In addition to Android Screencast (which I just demonstrated with my broken HTC Evo), I’ve had good success with another Java desktop application called Android Screenshot and Screen Capture. Both products are very similar, and have similar issues such as the slow refresh rate. But, Android Screenshot and Screen Capture has a higher resolution, and looks much better when the desktop window is expanded – like you might do in an online meeting.
Here’s a side-by-side comparison:
Android Screenshot and Screen Capture (left) has a higher resolution than Android Screencast (right)
And here’s a screenshot of the software in an online meeting:
Android Screenshot and Screen Capture works well in online meetings for Android software demonstrations
I’ve been using Android Screencast as a solution for sharing my phone’s screen in online meetings. The refresh rate is a bit slow, but the quality is decent and it works well on both PCs and Macs.
My HTC Evo Android phone recently met its demise when I dropped it. Today I found using Android Screencast was a handy way to get some data off the phone even though most of the screen isn’t working:
Android screencast software is helpful when you’ve dropped your Android phone and broken the screen (but the phone still works)
Recently I started volunteering as webmaster for the Stanford girls water polo club: upgrading WordPress, improving the design templates, and adding more features to make the site more useful to both parents and players.
I added Google Analytics at the start of the year to get a better sense of page views and traffic sources. Looking at the mobile stats today, I was surprised to see just how dominant the iOS (iPhone/iPad/iPod) was. In the last 2 months, there were about 7500 visits, of which mobile comprised about 1500 (20%). Within the visitors counted as mobile, the Apple devices accounted for almost 90%, with Android taking less than 10%:
Mobile Visitor Stats for Stanfordwaterpolo.com – 90% iPhone/iPad/iPod
I think a safe conclusion is that Apple mobile products are very popular among this population – not too much of a surprise. I’m going to work on making the site more mobile-friendly, so this type of data will certainly help pinpoint which devices are worth testing.
If you want to keep up with the 2012 Masters golf tournament from your mobile phone, look no further than masters.com. They’ve done a nice job of mobile detection, giving a focused view of the leaderboard and other key content:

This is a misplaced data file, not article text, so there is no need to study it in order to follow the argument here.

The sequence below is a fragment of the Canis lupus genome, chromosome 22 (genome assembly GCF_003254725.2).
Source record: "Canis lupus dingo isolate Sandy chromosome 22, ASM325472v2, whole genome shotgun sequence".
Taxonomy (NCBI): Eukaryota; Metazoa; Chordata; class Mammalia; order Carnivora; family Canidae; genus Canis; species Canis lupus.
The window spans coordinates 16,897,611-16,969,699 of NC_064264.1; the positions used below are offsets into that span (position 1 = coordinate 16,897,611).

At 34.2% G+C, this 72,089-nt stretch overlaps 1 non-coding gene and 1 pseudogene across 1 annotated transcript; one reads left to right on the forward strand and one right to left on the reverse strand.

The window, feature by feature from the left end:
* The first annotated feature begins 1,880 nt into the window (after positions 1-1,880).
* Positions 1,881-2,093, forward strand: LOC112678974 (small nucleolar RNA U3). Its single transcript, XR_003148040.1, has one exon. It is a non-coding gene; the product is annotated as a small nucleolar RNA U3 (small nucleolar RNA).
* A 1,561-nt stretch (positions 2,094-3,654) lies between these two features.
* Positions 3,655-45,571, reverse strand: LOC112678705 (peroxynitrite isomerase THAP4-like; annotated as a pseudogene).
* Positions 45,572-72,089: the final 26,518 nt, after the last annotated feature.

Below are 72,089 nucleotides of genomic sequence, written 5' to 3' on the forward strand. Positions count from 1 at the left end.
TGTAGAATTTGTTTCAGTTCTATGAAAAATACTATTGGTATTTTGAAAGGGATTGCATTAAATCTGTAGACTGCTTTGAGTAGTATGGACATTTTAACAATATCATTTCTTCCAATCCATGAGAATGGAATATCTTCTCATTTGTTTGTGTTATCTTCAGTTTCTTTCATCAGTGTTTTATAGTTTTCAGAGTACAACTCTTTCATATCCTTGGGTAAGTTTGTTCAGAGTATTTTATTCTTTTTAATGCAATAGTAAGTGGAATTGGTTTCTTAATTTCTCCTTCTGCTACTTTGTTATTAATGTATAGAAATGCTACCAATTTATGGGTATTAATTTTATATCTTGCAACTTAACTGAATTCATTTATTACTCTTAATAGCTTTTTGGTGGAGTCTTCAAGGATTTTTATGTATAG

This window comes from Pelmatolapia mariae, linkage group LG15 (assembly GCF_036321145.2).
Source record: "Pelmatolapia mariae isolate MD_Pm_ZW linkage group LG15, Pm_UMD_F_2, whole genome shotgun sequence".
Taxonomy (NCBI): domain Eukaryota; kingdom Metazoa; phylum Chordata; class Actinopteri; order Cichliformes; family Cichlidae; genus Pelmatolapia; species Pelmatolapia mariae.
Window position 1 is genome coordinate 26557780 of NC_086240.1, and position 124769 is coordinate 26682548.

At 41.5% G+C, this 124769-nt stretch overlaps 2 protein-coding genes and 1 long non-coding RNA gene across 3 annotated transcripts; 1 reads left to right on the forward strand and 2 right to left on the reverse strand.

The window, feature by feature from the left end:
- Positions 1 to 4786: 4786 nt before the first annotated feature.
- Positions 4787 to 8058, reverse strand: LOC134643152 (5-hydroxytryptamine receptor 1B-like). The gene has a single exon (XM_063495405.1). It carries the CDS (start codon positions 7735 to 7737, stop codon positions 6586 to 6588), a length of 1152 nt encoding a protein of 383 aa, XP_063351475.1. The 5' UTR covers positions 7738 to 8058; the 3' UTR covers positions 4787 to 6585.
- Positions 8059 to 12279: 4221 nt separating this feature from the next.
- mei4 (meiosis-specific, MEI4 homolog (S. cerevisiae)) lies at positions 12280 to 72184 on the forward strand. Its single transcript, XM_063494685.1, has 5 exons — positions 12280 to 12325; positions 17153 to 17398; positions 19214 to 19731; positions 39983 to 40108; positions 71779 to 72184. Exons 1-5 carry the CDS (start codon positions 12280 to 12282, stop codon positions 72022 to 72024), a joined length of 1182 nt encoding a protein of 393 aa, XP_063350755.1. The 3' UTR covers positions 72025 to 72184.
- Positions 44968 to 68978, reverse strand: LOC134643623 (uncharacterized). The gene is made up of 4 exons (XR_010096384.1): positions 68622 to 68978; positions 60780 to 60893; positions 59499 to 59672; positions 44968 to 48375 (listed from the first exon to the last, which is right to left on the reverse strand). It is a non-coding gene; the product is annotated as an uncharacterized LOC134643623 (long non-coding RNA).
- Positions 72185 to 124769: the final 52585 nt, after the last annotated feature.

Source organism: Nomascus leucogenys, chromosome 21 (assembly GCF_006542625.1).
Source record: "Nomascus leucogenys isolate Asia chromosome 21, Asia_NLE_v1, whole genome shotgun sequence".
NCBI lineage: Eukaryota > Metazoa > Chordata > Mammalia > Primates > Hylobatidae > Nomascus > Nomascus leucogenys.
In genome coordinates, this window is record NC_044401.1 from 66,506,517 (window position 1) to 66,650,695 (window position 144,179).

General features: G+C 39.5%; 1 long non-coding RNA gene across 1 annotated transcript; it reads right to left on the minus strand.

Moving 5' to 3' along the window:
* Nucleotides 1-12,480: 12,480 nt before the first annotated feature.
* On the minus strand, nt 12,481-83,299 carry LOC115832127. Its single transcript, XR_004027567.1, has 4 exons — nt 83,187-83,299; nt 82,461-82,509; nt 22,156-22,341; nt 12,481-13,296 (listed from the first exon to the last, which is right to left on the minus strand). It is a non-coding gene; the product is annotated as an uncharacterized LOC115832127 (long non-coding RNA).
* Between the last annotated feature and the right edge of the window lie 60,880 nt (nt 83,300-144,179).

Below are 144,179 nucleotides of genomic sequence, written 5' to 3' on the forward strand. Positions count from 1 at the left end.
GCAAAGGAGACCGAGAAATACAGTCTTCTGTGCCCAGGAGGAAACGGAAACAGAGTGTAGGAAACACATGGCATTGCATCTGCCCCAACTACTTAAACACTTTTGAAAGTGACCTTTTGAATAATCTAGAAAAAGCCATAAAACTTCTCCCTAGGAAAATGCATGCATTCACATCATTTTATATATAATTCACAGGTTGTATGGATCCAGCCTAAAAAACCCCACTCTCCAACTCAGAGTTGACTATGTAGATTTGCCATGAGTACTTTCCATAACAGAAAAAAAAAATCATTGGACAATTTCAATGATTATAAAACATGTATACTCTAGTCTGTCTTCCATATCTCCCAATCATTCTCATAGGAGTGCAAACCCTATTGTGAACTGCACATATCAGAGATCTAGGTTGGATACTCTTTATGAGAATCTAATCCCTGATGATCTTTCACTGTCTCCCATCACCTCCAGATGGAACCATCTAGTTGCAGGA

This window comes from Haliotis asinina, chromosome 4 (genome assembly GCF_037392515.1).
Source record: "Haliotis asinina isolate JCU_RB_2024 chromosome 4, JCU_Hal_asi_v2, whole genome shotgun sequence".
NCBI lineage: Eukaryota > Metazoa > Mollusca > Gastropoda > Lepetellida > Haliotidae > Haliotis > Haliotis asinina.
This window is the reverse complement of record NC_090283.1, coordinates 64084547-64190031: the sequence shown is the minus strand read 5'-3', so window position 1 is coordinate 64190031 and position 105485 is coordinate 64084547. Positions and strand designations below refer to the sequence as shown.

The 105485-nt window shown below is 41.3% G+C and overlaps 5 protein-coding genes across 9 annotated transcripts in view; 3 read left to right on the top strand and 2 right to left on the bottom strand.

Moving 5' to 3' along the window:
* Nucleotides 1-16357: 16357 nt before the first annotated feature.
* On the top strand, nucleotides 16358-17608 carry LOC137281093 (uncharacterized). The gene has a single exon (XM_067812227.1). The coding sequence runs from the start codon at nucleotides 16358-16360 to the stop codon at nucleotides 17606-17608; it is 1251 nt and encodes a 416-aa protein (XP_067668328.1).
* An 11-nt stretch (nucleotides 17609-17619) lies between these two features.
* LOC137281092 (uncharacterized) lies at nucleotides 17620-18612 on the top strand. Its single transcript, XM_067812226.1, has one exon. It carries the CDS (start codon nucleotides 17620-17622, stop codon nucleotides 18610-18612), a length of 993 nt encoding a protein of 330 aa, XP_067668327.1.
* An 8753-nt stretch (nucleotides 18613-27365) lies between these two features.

Masters Mobile Website on iPhone
By comparison if you visit the Masters site from a desktop browser, you get a “full” desktop experience, including a video that runs as soon as you visit the site.
On the mobile site I noticed the highlight videos worked correctly on my Android phone, but not on the iPhone for some reason.
Continuing my work with mobile website testing, here are the steps to create a local Wi-Fi network from a Mac laptop. Just like we showed Windows 7 Wi-Fi sharing, this allows mobile phones and tablets to connect through the laptop for either a proxy configuration (like Charles), or passive monitoring (like tcpdump or Wireshark).
The test setup I’m using has the laptop connected through a wired network cable, and using the laptop’s Wi-Fi as a local access point or hotspot:
Mac Wireless Test Setup
Not surprisingly, doing this on a Mac is easier than Windows 7. Here are the steps to create a shared Wi-Fi connection:
- Connect the laptop to a wired Ethernet connection. Go to System Preferences ⇒ Network ⇒ Wi-Fi; make sure Wi-Fi is on, and disconnect from any wireless networks. Confirm that the internet connection is working in this wired configuration.
- Go to the Sharing settings (click Show All ⇒ Sharing.
- Click to highlight Internet Sharing on the left (but don’t click the check box yet).
- Ensure “Share your connection from” is set to Ethernet, and “to computers using” is set to Wi-Fi.
- Click Wi-Fi options, give it a network name, enable encryption and enter a password (I usually use WEP here but you could pick one of the more robust options)
- Click the check mark for Internet Sharing, and choose Start at the confirmation dialog.
- Your Wi-Fi symbol in the Apple menu bar should now have a gray background with a white arrow pointing up.
- Now you should be able to connect to your local network using a mobile phone or tablet, using the network name you used above.
When you are done testing, make sure to turn off the shared Wi-Fi network by unchecking Internet Sharing.